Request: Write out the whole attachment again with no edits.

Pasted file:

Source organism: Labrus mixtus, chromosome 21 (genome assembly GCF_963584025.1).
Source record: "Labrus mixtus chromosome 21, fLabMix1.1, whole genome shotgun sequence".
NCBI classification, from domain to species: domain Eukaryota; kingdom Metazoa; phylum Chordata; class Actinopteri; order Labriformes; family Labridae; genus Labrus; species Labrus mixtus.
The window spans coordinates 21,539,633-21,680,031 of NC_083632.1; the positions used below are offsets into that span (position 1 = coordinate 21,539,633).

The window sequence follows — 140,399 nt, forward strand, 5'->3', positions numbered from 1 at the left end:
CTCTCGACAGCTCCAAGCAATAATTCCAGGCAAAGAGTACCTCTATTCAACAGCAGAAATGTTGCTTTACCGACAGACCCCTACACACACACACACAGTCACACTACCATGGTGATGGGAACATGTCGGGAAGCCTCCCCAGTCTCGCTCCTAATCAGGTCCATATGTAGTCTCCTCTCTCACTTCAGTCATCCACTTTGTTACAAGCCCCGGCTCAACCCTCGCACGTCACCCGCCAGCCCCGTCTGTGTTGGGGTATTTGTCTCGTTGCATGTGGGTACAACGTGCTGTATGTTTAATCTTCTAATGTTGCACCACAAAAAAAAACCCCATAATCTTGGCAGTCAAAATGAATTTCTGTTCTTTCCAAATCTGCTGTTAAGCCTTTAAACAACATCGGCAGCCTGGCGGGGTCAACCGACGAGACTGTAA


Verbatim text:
Source organism: Labrus mixtus, chromosome 21 (genome assembly GCF_963584025.1).
Source record: "Labrus mixtus chromosome 21, fLabMix1.1, whole genome shotgun sequence".
NCBI classification, from domain to species: domain Eukaryota; kingdom Metazoa; phylum Chordata; class Actinopteri; order Labriformes; family Labridae; genus Labrus; species Labrus mixtus.
The window spans coordinates 21,539,633-21,680,031 of NC_083632.1; the positions used below are offsets into that span (position 1 = coordinate 21,539,633).

The window sequence follows — 140,399 nt, forward strand, 5'->3', positions numbered from 1 at the left end:
CTCTCGACAGCTCCAAGCAATAATTCCAGGCAAAGAGTACCTCTATTCAACAGCAGAAATGTTGCTTTACCGACAGACCCCTACACACACACACACAGTCACACTACCATGGTGATGGGAACATGTCGGGAAGCCTCCCCAGTCTCGCTCCTAATCAGGTCCATATGTAGTCTCCTCTCTCACTTCAGTCATCCACTTTGTTACAAGCCCCGGCTCAACCCTCGCACGTCACCCGCCAGCCCCGTCTGTGTTGGGGTATTTGTCTCGTTGCATGTGGGTACAACGTGCTGTATGTTTAATCTTCTAATGTTGCACCACAAAAAAAAACCCCATAATCTTGGCAGTCAAAATGAATTTCTGTTCTTTCCAAATCTGCTGTTAAGCCTTTAAACAACATCGGCAGCCTGGCGGGGTCAACCGACGAGACTGTAA